Beyond the industrial workplace, immigrants faced other challenges. The cost of living was high. To maximize savings, immigrants lived in substandard housing conditions. In a practice known as the “hot bed system,” day- and night-shift workers alternated sleeping in the same beds. Unmarried immigrant women labored long, hard days as domestic servants. Married women rarely worked outside the home, but they supplemented family incomes by keeping boarders or lodgers.

In addition to material hardships, immigrants confronted social prejudices. Native-born Americans occupied the best-paying jobs at the mines. They viewed immigrants from northern European countries as “desirable” workers. For example, many Cornish immigrants entered supervisory roles. Southern and eastern European immigrants, however, occupied lower positions in the workforce hierarchy. Mining company officials described these immigrants as “black races” who were physically and intellectually inferior.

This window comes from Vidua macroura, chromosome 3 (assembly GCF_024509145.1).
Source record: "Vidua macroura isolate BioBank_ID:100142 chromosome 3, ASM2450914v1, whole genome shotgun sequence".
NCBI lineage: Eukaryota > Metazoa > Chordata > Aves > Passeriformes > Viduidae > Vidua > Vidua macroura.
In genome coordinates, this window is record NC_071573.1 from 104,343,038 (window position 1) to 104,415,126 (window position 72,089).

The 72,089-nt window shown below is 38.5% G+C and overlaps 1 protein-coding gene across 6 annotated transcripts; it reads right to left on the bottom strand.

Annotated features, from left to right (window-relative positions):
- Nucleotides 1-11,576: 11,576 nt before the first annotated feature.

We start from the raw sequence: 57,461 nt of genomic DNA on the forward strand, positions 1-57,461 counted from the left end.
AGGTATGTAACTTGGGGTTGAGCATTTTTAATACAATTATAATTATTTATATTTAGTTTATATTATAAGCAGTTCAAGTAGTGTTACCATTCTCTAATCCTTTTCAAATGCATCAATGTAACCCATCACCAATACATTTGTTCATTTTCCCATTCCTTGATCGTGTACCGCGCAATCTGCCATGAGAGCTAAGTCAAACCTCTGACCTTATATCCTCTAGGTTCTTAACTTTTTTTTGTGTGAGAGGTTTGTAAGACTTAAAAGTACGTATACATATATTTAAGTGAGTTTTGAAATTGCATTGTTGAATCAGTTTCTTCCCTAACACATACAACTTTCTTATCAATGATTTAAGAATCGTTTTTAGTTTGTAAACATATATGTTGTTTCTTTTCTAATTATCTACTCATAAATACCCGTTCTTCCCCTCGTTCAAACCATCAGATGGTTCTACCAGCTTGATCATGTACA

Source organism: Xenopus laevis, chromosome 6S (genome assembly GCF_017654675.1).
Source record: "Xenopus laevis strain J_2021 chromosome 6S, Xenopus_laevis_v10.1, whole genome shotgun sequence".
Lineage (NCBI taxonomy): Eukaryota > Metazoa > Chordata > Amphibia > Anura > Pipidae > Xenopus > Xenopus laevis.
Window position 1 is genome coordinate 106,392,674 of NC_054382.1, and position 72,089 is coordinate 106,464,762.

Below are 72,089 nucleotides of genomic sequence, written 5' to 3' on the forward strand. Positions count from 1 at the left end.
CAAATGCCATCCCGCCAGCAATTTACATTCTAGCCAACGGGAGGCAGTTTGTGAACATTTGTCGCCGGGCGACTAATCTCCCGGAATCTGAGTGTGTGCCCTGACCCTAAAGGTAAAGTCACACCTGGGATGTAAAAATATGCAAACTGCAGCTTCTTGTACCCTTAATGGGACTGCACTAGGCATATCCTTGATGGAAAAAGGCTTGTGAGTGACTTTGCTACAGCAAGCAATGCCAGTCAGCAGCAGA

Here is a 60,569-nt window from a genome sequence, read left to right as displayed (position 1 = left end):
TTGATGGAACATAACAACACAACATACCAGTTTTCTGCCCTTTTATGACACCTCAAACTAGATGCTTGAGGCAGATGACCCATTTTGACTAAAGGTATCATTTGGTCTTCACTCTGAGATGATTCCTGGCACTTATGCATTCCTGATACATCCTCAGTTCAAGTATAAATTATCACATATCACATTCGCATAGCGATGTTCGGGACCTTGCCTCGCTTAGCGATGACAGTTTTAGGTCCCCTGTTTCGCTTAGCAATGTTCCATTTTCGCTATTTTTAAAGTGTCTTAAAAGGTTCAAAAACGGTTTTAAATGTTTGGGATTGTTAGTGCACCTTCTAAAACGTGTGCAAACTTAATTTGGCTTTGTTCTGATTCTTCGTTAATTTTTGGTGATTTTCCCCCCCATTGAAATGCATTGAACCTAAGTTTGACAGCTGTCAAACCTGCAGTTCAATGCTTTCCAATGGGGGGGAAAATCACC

Community leaders likewise looked down on southern and eastern European immigrants. They objected to immigrants’ congested living situations, imbalanced sex ratios, perceived immorality, and association with political radicalism. The fact that many immigrants were Roman Catholic, Eastern Orthodox, or Jewish caused further anxiety. Local chapters of the Ku Klux Klan developed during the 1920s in opposition to Catholic and Jewish immigrants.